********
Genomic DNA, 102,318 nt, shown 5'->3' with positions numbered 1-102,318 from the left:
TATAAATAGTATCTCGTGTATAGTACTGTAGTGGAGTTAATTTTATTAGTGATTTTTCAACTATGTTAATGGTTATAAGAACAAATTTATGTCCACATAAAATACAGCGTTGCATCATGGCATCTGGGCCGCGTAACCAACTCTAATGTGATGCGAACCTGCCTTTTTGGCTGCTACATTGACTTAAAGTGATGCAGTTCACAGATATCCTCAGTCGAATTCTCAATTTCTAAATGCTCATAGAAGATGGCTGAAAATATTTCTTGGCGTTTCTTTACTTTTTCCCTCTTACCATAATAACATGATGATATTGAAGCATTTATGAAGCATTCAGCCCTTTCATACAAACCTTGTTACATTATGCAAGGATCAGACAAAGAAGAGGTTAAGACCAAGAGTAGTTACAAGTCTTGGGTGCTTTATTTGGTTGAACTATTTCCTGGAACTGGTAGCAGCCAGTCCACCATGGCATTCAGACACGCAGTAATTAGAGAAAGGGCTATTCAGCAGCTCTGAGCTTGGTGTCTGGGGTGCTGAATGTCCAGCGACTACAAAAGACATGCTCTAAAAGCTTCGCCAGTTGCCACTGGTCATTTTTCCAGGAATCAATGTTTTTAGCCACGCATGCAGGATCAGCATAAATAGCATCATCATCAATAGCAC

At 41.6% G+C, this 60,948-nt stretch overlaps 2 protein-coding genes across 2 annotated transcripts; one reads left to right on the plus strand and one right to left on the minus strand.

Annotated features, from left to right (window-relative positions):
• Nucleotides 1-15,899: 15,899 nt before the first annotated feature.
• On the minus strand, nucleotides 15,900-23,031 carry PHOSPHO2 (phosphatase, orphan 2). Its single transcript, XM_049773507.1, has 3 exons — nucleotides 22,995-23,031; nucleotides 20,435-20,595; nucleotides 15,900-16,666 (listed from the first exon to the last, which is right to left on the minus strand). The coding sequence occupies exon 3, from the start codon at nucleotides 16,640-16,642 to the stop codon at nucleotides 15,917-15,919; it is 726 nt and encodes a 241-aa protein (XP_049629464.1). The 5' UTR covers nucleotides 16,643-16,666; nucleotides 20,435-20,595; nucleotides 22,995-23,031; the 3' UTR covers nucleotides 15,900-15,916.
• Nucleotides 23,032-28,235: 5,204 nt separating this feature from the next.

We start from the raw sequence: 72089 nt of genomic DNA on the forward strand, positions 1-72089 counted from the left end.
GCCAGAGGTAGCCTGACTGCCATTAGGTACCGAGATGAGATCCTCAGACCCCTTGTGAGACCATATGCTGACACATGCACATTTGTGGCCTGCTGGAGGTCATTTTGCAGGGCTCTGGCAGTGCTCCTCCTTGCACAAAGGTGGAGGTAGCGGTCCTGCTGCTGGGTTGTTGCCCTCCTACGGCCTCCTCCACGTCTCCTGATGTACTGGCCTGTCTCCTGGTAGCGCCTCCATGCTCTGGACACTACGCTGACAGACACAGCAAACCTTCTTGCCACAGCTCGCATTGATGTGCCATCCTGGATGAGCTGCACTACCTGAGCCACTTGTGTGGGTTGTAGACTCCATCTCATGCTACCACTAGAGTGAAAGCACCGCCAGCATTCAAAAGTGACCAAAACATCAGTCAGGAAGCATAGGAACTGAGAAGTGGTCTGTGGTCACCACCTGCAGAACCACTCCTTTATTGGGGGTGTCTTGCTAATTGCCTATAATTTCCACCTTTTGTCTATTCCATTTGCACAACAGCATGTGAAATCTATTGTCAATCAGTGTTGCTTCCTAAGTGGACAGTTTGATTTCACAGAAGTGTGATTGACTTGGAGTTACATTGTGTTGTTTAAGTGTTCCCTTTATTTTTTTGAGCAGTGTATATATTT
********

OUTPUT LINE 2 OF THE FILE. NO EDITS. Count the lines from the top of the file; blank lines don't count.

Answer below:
TATAAATAGTATCTCGTGTATAGTACTGTAGTGGAGTTAATTTTATTAGTGATTTTTCAACTATGTTAATGGTTATAAGAACAAATTTATGTCCACATAAAATACAGCGTTGCATCATGGCATCTGGGCCGCGTAACCAACTCTAATGTGATGCGAACCTGCCTTTTTGGCTGCTACATTGACTTAAAGTGATGCAGTTCACAGATATCCTCAGTCGAATTCTCAATTTCTAAATGCTCATAGAAGATGGCTGAAAATATTTCTTGGCGTTTCTTTACTTTTTCCCTCTTACCATAATAACATGATGATATTGAAGCATTTATGAAGCATTCAGCCCTTTCATACAAACCTTGTTACATTATGCAAGGATCAGACAAAGAAGAGGTTAAGACCAAGAGTAGTTACAAGTCTTGGGTGCTTTATTTGGTTGAACTATTTCCTGGAACTGGTAGCAGCCAGTCCACCATGGCATTCAGACACGCAGTAATTAGAGAAAGGGCTATTCAGCAGCTCTGAGCTTGGTGTCTGGGGTGCTGAATGTCCAGCGACTACAAAAGACATGCTCTAAAAGCTTCGCCAGTTGCCACTGGTCATTTTTCCAGGAATCAATGTTTTTAGCCACGCATGCAGGATCAGCATAAATAGCATCATCATCAATAGCAC